UCI MIND graduate student Kara Neely, and Professors Green and LaFerla have discovered a key role for presenilin, a protein involved in the production of amyloid-beta, which forms the plaques in Alzheimer’s disease. In a study published in the February 23rd edition of the Journal of Neuroscience, the research team show that presenilin plays an integral role in the way that cells, including neurons, dispose of misfunctioning and broken proteins. The accumulation of misfunctioning and broken proteins inside cells is thought to contribute to many neurodegenerative diseases, as well as to the aging process itself. This research highlights an important function of the presenilins, in addition to their role in producing the toxic amyloid-beta peptide, and may contribute to the disease process itself.
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Presenilin Is Necessary for Efficient Proteolysis through the Autophagy–Lysosome System in a γ-Secretase-Independent Manner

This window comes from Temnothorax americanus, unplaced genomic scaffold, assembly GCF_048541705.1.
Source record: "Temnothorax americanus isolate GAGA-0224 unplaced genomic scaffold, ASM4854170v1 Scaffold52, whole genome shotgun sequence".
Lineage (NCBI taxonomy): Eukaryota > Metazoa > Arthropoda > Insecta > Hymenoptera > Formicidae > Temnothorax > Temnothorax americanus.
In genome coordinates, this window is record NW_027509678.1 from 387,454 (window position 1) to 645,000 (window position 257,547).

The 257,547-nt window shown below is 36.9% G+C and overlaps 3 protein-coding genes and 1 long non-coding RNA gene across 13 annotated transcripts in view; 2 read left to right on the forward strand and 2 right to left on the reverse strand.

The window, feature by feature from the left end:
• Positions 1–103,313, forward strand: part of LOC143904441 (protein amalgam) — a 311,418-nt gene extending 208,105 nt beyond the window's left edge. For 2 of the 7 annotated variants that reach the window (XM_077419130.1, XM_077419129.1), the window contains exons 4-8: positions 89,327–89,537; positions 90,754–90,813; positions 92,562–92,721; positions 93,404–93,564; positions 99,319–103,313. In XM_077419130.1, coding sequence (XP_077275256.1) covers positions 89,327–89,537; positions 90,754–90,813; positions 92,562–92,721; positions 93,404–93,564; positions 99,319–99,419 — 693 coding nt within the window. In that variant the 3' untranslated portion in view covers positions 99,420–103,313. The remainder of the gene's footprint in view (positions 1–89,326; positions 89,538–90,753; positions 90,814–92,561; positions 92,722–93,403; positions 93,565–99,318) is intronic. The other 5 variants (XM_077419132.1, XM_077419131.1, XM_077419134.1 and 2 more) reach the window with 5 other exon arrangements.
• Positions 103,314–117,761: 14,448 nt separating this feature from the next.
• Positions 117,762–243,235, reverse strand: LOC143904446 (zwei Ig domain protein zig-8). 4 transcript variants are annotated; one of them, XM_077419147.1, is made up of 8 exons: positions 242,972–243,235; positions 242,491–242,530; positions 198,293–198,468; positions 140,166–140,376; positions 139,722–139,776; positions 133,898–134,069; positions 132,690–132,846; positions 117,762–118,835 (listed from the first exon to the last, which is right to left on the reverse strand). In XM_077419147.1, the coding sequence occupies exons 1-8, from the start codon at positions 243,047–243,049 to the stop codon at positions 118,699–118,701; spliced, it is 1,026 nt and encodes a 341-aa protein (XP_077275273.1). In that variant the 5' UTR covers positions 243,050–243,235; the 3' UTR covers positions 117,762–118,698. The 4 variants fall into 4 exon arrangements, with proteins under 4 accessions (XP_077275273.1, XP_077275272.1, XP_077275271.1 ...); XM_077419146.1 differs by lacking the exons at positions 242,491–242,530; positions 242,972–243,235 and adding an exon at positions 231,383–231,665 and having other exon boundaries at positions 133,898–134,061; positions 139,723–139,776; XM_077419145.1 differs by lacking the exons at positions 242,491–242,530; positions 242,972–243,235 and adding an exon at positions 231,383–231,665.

Presenilins are ubiquitous, intramembrane proteins that function in Alzheimer’s disease (AD) as the catalytic component of the γ-secretase complex. Familial AD mutations in presenilin are known to exacerbate lysosomal pathology. Hence, we sought to elucidate the function endogenous, wild-type presenilins play in autophagy-mediated protein degradation. We report the finding that genetic deletion or knockdown of presenilins alters many autophagy-related proteins demonstrating a
buildup of autophagosomes, indicative of dysfunction in the system. Presenilin-deficient cells inefficiently clear long-lived proteins and fail to build up autophagosomes when challenged with lysosomal inhibitors. Our studies further show that γ-secretase inhibitors do not adversely impact autophagy, indicating that the role of presenilins in autophagy is independent of γ-secretase activity. Based on our findings, we conclude that endogenous, wild-type presenilins are necessary for proper protein degradation through the autophagosome–lysosome system by functioning at the lysosomal level. The role of presenilins in autophagy has many implications for its function in neurological diseases such as AD.